By JOHN DERBY & JONATHAN WHITAKER
Greg Wellman of Merced, the former Merced County administrator and Atwater city manager, has been hired as the interim city manager of Los Banos.
The Los Banos City Council voted unanimously to hire the 76-year-old Wellman during a meeting on July 6. Wellman was expected to start his duties this week.
The move filled a void over the past couple of weeks that was created after the Los Banos City Council fired City Manager Josh Pinheiro in a split 3-2 decision on June 15. Pinheiro had only been on the job for nine months, and was one of three city managers hired by the city in under five years.
Wellman retired from full-time local government service in 2010, after serving eight years as the city manager in Atwater. He later worked a stint as the interim city manager in Oakdale, helping to solve that city’s economic problems, until May 2013. He then served as the general manager for the Delhi Water District for a year, and later as the interim general manager of the Franklin Water District for five years, until September of 2021. Wellman has also been working in the private sector in recent years. He is the owner of Wellman Advisors, Inc.
The Brigham Young University graduate has a impressive list of other positions he has held over the years, including as an assistant county administrator, Human Services Agency director, a social worker, UC Merced project director and drug abuse services coordinator.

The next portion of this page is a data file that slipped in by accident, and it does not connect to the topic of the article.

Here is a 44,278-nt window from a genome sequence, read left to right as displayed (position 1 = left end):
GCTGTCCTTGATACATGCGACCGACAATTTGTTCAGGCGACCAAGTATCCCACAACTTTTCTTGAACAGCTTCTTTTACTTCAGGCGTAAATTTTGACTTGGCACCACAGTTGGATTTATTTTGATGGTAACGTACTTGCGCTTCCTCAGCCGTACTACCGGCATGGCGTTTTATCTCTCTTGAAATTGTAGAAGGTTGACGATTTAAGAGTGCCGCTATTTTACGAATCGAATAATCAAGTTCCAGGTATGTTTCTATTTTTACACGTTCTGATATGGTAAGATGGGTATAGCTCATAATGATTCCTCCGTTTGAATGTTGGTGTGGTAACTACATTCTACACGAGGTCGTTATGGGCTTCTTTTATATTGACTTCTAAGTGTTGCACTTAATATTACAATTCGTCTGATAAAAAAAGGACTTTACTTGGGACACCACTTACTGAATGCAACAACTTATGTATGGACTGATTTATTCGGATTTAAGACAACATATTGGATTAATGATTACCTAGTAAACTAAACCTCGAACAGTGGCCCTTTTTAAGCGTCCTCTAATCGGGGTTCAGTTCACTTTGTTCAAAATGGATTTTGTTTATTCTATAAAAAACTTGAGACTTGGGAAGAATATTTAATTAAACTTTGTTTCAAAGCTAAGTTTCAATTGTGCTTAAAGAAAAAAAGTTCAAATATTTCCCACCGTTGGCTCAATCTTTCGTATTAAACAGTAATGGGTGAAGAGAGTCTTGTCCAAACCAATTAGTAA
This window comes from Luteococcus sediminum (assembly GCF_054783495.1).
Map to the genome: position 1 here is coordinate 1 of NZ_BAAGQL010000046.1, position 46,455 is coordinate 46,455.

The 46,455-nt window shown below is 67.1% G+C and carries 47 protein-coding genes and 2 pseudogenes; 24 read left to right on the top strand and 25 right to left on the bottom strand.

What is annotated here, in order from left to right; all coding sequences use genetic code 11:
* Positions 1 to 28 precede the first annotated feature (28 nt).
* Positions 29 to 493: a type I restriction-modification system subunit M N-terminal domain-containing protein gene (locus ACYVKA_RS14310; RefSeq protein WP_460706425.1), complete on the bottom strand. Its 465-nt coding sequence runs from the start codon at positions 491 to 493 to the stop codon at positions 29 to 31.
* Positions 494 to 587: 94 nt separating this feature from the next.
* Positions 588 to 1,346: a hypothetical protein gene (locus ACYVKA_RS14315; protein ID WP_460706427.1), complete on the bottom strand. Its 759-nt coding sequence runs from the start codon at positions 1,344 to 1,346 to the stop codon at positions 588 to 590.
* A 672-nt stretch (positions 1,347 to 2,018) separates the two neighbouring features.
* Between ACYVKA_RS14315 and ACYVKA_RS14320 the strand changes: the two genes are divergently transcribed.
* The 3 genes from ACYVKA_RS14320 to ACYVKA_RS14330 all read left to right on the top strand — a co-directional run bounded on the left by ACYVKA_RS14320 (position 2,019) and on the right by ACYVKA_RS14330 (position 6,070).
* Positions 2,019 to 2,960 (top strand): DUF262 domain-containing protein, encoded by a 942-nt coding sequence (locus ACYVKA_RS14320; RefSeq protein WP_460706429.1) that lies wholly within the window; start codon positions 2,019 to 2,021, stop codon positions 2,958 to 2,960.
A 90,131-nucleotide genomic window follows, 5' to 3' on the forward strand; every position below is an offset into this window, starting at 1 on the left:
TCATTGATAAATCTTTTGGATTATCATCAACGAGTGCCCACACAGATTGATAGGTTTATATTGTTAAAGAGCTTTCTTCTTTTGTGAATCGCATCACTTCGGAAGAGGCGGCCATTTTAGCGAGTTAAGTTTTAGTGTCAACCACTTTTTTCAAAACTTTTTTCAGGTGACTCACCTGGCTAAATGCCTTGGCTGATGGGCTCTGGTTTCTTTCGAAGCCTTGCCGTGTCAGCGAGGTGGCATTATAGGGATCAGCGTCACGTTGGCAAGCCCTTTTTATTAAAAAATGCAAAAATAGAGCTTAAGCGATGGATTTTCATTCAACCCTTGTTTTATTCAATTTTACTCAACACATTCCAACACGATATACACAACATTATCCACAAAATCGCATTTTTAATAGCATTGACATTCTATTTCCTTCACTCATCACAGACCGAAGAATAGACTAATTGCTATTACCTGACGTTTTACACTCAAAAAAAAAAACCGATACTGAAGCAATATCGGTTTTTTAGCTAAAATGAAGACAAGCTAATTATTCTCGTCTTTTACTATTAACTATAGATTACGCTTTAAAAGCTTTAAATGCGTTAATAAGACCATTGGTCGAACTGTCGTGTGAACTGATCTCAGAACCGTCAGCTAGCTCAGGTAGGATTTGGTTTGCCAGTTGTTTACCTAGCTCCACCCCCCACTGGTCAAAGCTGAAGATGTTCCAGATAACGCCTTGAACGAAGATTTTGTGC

“I was a line probation officer in ’60 and ’70, and I had a specialized caseload on the West Side,” he recalled during an interview with the Times. “The people in Los Banos, Dos Palos and Gustine — which was my area —were so kind and helpful to me. I have never, ever forgotten that.”
Wellman added, “It is a great honor to be able to serve the City of Los Banos, through the mayor and Council. My experience with the city goes back several decades, and it has always felt very comfortable to me largely because of the kindness and helpfulness of the people of Los Banos.”
Wellman received an award in Monterey in 2014 by the California League of Cities for his 43 years of work in local government. At the time, he credited his wife, Kathy, for putting up with him through his career and his four kids and 11 grandkids for his success. Nevertheless, he said he was not ready to stop working altogether.